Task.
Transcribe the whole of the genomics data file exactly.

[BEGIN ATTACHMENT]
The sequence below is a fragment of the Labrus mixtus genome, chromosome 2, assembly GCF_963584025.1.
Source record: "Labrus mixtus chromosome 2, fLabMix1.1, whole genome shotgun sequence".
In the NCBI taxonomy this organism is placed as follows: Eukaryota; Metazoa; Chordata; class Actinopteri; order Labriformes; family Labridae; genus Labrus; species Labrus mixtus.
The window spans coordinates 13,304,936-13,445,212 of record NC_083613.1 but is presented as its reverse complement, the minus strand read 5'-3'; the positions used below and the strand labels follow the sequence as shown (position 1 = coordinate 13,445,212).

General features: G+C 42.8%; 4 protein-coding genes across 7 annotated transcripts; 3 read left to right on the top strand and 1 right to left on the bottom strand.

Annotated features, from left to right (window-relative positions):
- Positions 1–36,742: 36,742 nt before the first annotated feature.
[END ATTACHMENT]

The sequence below is a fragment of the Labrus mixtus genome, chromosome 2, assembly GCF_963584025.1.
Source record: "Labrus mixtus chromosome 2, fLabMix1.1, whole genome shotgun sequence".
In the NCBI taxonomy this organism is placed as follows: Eukaryota; Metazoa; Chordata; class Actinopteri; order Labriformes; family Labridae; genus Labrus; species Labrus mixtus.
The window spans coordinates 13,304,936-13,445,212 of record NC_083613.1 but is presented as its reverse complement, the minus strand read 5'-3'; the positions used below and the strand labels follow the sequence as shown (position 1 = coordinate 13,445,212).

General features: G+C 42.8%; 4 protein-coding genes across 7 annotated transcripts; 3 read left to right on the top strand and 1 right to left on the bottom strand.

Annotated features, from left to right (window-relative positions):
- Positions 1–36,742: 36,742 nt before the first annotated feature.